14 Characteristics of Impressionism
John Spacey, May 28, 2020
Impressionism is an 19th century art movement with a distinctive style that is instantly recognizable. The following are its basic characteristics.
LightAn accurate depiction of light including ambient light.
En Plein AirImpressionists left the studio and often painted outdoors in pursuit of natural light and contemporary life.
TimeImpressionist works often convey a sense of movement and the passage of time.
Brush StrokesThin, visible, free brushstrokes.
ColorNo attempt to blend or shadow to smooth out differences between colors.
LineLine is deemphasized in favor of color and free brushstrokes.
Unusual Viewing AnglesMany impressionist works are unconventional compositions that view subjects from unusual angles. This is thought to be the influence of Japanese ukiyo-e art prints that started arriving in Europe in the 1850s.
Soft Fuzzy LookAs an overall style, impressionist works tend to have a soft fuzzy feel.
Mood & AtmosphereIt is common for impressionist works to convey a mood and atmosphere. In other words, they are emotional.
Ordinary Contemporary SubjectsThe impressionists chose ordinary scenes and subjects of their day. This was unusual at the time as the dominant styles of the 1860s such as Neoclassicism and Romanticism depicted idealized scenes from antiquity.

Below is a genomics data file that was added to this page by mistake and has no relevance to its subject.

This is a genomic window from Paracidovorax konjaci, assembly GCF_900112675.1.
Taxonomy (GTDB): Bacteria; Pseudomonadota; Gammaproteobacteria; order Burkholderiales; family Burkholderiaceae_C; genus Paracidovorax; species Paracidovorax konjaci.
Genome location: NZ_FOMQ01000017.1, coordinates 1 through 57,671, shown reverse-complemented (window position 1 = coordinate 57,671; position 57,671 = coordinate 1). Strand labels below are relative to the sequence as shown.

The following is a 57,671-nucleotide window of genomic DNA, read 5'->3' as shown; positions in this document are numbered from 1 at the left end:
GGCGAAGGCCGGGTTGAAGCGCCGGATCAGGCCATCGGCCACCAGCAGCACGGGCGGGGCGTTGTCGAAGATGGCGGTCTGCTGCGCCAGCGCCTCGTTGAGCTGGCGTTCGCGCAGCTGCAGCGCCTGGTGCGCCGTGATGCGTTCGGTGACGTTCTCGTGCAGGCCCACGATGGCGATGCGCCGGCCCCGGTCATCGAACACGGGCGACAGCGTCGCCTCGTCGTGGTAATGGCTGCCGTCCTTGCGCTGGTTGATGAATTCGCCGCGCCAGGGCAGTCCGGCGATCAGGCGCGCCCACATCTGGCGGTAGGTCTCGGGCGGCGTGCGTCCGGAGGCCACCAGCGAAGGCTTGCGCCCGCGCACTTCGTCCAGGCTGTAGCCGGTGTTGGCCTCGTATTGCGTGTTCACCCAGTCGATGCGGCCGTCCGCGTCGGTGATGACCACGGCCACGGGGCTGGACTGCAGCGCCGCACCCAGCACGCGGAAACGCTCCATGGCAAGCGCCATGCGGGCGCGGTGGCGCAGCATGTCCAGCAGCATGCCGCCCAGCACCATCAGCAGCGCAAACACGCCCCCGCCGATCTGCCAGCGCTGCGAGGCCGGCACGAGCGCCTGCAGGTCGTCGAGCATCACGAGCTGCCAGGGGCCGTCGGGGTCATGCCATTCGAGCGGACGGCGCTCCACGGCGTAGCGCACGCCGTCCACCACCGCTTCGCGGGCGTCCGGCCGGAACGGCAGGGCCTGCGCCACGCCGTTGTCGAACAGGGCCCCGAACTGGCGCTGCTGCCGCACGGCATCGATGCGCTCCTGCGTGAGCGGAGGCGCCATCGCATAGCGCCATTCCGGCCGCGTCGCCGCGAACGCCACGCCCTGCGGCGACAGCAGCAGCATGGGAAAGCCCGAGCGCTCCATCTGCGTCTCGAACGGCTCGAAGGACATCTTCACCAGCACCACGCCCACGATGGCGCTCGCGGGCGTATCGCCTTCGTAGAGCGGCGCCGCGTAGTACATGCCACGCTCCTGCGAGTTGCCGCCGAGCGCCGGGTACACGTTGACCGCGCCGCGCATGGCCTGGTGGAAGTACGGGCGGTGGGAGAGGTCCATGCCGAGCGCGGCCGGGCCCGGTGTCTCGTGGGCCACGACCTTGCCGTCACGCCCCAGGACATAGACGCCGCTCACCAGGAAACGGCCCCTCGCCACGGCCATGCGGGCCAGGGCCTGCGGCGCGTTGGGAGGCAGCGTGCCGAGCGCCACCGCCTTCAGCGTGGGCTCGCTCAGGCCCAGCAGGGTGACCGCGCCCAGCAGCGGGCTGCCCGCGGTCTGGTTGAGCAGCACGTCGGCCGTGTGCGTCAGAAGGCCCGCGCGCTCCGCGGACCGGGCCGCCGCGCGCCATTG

Realistic DepictionsSubjects and scenes are represented in a realistic way.
Time PeriodAll art movements have a time and place that isn't replicated later. The impressionist style emerged as early as the 1860s. The movement is usually placed as 1870-1930. Impressionism influence later movements such as Neo-Impressionism, Post-Impressionism and Cubism.
Rule BreakersThe impressionists were rebellious artists who challenged a long period of stagnation in European art known as Academic Art whereby prestigious institutions attempted to standardize art.
Popular StyleImpressionism was rejected by critics of its day but had popular appeal. In fact, the term impressionism was coined in a completely negative satirical review by critic Louis Leroy. The official art exhibition of the Académie des Beaux-Arts in Paris known as the Salon often rejected the works of Claude Monet, Pierre-Auguste Renoir and Paul Cézanne. This led Emperor Napoleon III to decree that the public be allowed to judge works for themselves leading to the establishment of the Salon des Refusés (Salon of the Refused). This eventually drew bigger crowds than the Salon itself such that impressionism threatened the art establishment of its day.
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